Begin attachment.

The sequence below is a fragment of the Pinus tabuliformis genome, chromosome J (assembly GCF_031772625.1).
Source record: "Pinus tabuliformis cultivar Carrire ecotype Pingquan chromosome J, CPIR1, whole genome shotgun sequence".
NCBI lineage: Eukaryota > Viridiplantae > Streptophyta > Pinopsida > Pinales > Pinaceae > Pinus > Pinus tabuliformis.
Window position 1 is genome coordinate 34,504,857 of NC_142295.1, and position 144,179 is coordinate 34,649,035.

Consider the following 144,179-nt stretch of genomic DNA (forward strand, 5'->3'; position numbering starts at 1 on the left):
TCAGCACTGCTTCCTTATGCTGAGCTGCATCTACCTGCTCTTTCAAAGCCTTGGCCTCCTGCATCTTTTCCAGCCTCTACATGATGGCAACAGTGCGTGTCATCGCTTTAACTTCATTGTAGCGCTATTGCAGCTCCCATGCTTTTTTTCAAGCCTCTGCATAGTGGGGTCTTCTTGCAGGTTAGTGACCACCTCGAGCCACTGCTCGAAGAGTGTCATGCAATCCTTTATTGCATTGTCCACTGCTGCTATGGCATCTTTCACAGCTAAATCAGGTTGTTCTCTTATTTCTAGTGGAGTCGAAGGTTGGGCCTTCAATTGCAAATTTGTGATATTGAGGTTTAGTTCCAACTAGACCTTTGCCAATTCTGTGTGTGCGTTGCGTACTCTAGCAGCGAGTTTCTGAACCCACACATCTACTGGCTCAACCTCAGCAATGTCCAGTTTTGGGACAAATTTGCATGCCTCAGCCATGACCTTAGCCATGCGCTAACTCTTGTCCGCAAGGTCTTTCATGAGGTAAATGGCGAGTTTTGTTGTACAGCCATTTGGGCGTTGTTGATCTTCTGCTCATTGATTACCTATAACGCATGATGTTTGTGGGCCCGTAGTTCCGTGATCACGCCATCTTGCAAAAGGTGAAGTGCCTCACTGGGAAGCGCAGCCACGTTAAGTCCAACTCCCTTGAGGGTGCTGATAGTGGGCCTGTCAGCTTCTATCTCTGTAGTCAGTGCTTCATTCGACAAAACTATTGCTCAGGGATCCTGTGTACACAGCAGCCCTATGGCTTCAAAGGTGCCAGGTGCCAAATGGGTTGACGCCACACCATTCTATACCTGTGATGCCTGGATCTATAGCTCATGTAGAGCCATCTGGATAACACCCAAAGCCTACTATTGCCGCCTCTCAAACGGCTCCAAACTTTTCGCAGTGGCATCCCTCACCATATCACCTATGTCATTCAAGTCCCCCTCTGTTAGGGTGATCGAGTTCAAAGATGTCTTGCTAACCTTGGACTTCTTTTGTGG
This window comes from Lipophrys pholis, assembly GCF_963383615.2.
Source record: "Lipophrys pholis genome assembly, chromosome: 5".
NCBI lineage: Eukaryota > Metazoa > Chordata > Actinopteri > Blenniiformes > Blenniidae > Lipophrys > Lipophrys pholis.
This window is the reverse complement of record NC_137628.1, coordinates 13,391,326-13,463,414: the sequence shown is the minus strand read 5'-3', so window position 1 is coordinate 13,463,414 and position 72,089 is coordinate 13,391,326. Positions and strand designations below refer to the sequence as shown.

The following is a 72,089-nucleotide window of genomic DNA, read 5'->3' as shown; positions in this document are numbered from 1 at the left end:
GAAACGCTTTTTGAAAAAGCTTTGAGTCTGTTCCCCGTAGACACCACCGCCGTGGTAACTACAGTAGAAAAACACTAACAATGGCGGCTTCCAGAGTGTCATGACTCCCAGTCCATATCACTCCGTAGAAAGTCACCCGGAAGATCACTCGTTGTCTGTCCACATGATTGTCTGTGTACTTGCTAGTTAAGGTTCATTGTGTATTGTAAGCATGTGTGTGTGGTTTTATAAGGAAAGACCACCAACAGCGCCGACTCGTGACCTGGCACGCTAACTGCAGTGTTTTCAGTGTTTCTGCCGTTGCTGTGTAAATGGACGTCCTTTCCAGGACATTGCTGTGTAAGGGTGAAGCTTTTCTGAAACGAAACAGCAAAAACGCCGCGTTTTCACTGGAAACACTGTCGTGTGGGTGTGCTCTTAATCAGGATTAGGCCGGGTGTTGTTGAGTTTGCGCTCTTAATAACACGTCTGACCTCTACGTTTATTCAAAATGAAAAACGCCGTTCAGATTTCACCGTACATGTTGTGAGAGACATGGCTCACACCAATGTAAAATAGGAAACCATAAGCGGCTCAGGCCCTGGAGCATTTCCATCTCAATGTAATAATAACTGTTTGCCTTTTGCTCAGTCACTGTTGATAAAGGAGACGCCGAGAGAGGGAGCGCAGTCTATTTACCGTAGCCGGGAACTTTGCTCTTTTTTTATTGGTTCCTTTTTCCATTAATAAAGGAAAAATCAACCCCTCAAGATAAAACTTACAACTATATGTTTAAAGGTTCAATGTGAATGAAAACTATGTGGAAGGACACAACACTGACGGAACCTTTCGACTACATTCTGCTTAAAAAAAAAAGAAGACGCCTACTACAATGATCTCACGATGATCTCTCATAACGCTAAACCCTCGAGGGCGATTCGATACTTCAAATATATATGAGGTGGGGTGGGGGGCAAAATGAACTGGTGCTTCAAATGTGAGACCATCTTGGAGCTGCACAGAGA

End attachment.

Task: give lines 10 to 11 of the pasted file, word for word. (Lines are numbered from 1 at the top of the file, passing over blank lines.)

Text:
This window is the reverse complement of record NC_137628.1, coordinates 13,391,326-13,463,414: the sequence shown is the minus strand read 5'-3', so window position 1 is coordinate 13,463,414 and position 72,089 is coordinate 13,391,326. Positions and strand designations below refer to the sequence as shown.

The following is a 72,089-nucleotide window of genomic DNA, read 5'->3' as shown; positions in this document are numbered from 1 at the left end: